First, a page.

Delta variant renews interest in antibody therapy

Demand for a COVID-19 treatment has soared alongside a surge in Delta variant infections. Monoclonal antibodies (mAbs) are being promoted by politicians, doctors, and local nonprofits as a means of preventing severe symptoms, hospitalization, and death, especially in areas experiencing high numbers of cases.

COVID-19 recovery made easy

One factor fueling the treatment’s popularity is its convenient delivery. Having been granted Emergency Use Authorization (EUA) by the Food and Drug Administration (FDA), the drugs are government-subsidized, making them free to all eligible patients. What’s more, they can be easily administered via infusion or injection from almost anywhere, even one’s own home. “Real-world study suggests that when patients who are at high risk due to a range of comorbidities contract a mild or moderate case of COVID-19, this combination of monoclonal injections gives them a chance of a nonhospitalized recovery. In other words, they recover safely at home,” says Raymund Razonable, MD, a Mayo Clinic infectious diseases specialist and senior author of two recent mAb studies.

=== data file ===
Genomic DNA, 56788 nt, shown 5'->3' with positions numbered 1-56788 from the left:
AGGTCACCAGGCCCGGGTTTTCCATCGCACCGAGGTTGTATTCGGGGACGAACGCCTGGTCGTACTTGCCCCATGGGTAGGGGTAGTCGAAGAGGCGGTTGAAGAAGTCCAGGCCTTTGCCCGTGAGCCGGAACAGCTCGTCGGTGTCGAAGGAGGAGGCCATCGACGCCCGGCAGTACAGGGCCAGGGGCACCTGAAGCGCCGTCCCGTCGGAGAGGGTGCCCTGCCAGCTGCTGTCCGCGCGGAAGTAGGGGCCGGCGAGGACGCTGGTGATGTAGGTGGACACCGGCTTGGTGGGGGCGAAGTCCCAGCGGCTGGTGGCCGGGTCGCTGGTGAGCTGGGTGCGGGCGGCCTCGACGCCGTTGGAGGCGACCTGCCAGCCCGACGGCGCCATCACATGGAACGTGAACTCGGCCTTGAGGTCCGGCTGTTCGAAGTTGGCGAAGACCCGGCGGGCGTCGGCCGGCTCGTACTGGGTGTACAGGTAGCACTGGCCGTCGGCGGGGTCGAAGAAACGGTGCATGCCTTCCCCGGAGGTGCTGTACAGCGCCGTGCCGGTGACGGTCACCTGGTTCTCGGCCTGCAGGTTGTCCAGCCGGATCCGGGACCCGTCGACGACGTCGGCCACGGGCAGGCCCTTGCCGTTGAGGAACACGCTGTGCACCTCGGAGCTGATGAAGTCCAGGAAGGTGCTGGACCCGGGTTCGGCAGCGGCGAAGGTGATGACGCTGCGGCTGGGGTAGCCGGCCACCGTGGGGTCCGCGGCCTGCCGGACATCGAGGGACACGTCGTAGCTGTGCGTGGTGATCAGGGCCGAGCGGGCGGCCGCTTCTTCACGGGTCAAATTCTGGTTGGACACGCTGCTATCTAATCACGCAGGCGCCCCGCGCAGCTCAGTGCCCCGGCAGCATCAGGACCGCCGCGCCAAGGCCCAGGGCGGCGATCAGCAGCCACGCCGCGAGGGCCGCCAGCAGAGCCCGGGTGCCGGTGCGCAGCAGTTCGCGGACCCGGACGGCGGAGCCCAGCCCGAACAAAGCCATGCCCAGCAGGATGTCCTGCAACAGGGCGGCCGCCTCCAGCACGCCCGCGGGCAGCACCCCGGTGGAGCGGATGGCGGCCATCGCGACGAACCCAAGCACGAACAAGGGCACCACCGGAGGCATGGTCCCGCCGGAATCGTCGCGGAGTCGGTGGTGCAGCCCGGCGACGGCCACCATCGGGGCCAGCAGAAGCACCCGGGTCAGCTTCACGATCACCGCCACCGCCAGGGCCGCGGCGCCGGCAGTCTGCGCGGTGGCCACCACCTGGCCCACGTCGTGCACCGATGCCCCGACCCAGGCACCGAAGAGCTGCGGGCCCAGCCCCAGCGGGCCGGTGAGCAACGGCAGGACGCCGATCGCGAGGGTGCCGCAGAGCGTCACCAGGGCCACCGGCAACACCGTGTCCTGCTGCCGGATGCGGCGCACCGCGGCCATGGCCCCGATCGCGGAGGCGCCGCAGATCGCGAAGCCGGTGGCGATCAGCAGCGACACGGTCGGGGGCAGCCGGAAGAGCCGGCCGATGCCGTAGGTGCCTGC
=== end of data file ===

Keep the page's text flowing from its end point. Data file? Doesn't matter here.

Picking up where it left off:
Maximizing the effectiveness of mAbs

How effective are mAbs? Recent studies show they can reduce hospitalization and death in high-risk patients by about 70%. For those living with other high-risk individuals, the treatment can lower their risk of infection by 80%. 

Now, thanks to new FDA approval, one mAb, Regeneron, can also be used as a preventative – other mAbs are taken once a person tests positive for COVID-19, while Regeneron can be administered after potential exposure, before a positive result. In either case, timing is critical: mAbs work best if provided within ten days of symptoms; the earlier, the better.

Filling the demand for mAb infusions

As demand increases, states and health providers are ramping up production, ensuring plenty of medicine to go around. According to doctors, the most significant impediment to treatment is lack of awareness: most patients just don’t know mAbs exist or that they’re eligible for them. 

This is because many people assume mAbs are only for “high-risk” individuals, but high-risk in the context of mAbs is a broad term. The category includes comorbidities most likely to result in a dangerous case of COVID-19, such as age, and moderate risk factors, such as being overweight. Roughly 70% of Americans can receive mAbs, and those in public health are praying they use them if needed. 

To determine if you’re eligible for free, at-home treatment, reach out now.

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